PITTSBURGH, January 26, 2021 – The $3.2 billion Emergency Broadband Benefit Program must ensure that eligible households have sufficient broadband options available when the program starts, including robust wireline options that can support the full range of connectivity needs brought on by COVID-19. To provide such choice, the FCC must commit itself to this goal and take steps necessary to minimize the barriers to entry for providers of reliable, robust broadband service that are not current or active participants in the agency’s own Lifeline program.
These recommendations came in comments ACA Connects filed Monday in response to an FCC Wireline Bureau Public Notice on the new program, which was created by the Consolidated Appropriations Act of 2021.
“The Emergency Broadband Benefit Program is a tremendous opportunity to help Americans who are suffering hardship during COVID-19. Many are having trouble affording the level of broadband access that they need for themselves and their families, and this program can connect each eligible household with a broadband offering that meets its needs,” ACA Connects President and CEO Matthew M. Polka said. “To achieve that outcome, the FCC must present households with a range of options for their benefit, and that means creating a streamlined process that encourages service providers of all types to join the program.”
In its comments, ACA Connects focused on ways the FCC can maximize participation from providers, and with it, consumer choice. The trade association stressed the importance of setting a common start date on which all providers can begin participating in the program.
“If providers that participate in Lifeline today are given the first crack at signing up customers and consuming the program’s limited funds, other providers – including ACA Connects members and other providers of high-speed broadband service – may decide that participation would be fruitless and will sit on the sidelines. That would be a bad outcome for consumers, who would be left with fewer choices. By contrast, a common start date will incentivize competition among providers to provide the best offerings and to identify and market their services to eligible households.” Polka said.
As further steps to help consumers take advantage of this new program, ACA Connects encouraged the FCC to publish a comprehensive list of participating providers and to conduct outreach to promote awareness of the benefit.
ACA Connects also called on the FCC to authorize the Universal Service Administrative Company (USAC) to begin the necessary work to stand up the new program and to help non-Lifeline providers get up to speed.
“USAC’s work must begin immediately. It will need to upgrade existing Lifeline databases to accommodate their use in the new program. It will also need to educate and provide hands-on training to non-Lifeline providers that lack familiarity with these databases. These tasks — and more — will be a significant undertaking, but with proper planning, getting this done need not delay the start of the program or interfere with providing maximum choice for consumers on day one,” Polka said.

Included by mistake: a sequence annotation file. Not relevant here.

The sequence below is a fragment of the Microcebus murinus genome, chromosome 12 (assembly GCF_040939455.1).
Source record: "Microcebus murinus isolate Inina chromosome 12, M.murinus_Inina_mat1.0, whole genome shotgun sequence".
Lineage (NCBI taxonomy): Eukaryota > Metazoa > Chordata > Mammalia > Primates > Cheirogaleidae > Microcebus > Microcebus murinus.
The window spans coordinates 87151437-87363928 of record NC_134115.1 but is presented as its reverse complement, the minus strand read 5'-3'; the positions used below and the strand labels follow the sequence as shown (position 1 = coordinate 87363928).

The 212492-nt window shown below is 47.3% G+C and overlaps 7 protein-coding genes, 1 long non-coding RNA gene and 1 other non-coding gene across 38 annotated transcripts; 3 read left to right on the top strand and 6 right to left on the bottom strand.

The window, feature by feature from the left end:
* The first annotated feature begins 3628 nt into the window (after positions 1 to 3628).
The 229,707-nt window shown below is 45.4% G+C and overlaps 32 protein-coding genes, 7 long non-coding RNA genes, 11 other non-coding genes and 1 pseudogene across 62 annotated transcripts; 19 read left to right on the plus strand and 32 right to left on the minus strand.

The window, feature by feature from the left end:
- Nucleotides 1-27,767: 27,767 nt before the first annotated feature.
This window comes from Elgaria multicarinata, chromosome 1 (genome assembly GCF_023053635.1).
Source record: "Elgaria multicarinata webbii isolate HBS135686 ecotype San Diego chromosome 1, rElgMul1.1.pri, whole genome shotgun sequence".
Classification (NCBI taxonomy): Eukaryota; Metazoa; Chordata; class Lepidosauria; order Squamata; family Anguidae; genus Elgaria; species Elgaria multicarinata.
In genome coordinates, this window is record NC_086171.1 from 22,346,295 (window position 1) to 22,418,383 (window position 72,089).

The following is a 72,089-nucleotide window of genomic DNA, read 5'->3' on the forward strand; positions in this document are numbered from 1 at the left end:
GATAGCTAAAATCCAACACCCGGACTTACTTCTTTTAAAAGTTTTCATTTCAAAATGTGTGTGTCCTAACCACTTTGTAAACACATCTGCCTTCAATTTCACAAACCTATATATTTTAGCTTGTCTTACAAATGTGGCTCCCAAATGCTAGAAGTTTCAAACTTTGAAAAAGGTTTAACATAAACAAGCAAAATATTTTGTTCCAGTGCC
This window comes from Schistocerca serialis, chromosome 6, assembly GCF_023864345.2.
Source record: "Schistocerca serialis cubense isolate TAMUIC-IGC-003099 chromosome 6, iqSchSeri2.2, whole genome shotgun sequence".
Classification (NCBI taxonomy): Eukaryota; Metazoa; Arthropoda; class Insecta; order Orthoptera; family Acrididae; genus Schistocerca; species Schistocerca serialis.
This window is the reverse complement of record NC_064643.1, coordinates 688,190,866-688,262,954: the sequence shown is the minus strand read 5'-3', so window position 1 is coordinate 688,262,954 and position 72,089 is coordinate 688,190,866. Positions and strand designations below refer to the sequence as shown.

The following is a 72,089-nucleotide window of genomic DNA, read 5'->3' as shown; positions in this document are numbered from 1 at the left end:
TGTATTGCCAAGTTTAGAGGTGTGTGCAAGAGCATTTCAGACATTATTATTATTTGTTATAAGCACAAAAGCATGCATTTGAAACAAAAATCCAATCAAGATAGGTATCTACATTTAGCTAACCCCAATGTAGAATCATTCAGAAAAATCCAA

In addition, ACA Connects recommended ways the FCC can streamline its approval of non-Lifeline providers to participate in the program.
“A broadband provider that has an existing relationship with the FCC and is in good standing should be approved for this program without delay. To hold these providers accountable, the FCC should adopt a model compliance plan or similar measures in lieu of requiring each provider to create its own plan,” Polka said.
Also, building on a statutory requirement that the FCC “automatically approve” a provider if it had a qualifying low-income broadband program in place as of April 1, ACA Connects urged the FCC to extend the same treatment to any provider that implemented such a program between April 1 and October 1 in response to COVID-19.
To ensure a smooth transition when the program ends, ACA Connects encouraged the FCC to report every two weeks on the depletion of program funds and on the number of households receiving the benefit at different subsidy levels. That information will enable providers to budget and plan, as well as help their customers move into a service plan that meets their needs when the program expires.
About ACA Connects: America’s Communications Association – Based in Pittsburgh, ACA Connects is a trade organization representing more than 700 smaller and medium-sized, independent companies that provide broadband, phone and video services to nearly 8 million customers primarily located in rural and smaller suburban markets across America. Through active participation in the regulatory and legislative process in Washington, D.C., ACA Connects’ members work together to advance the interests of their customers and ensure the future competitiveness and viability of their businesses. For more information, visit: http://www.ACAConnects.org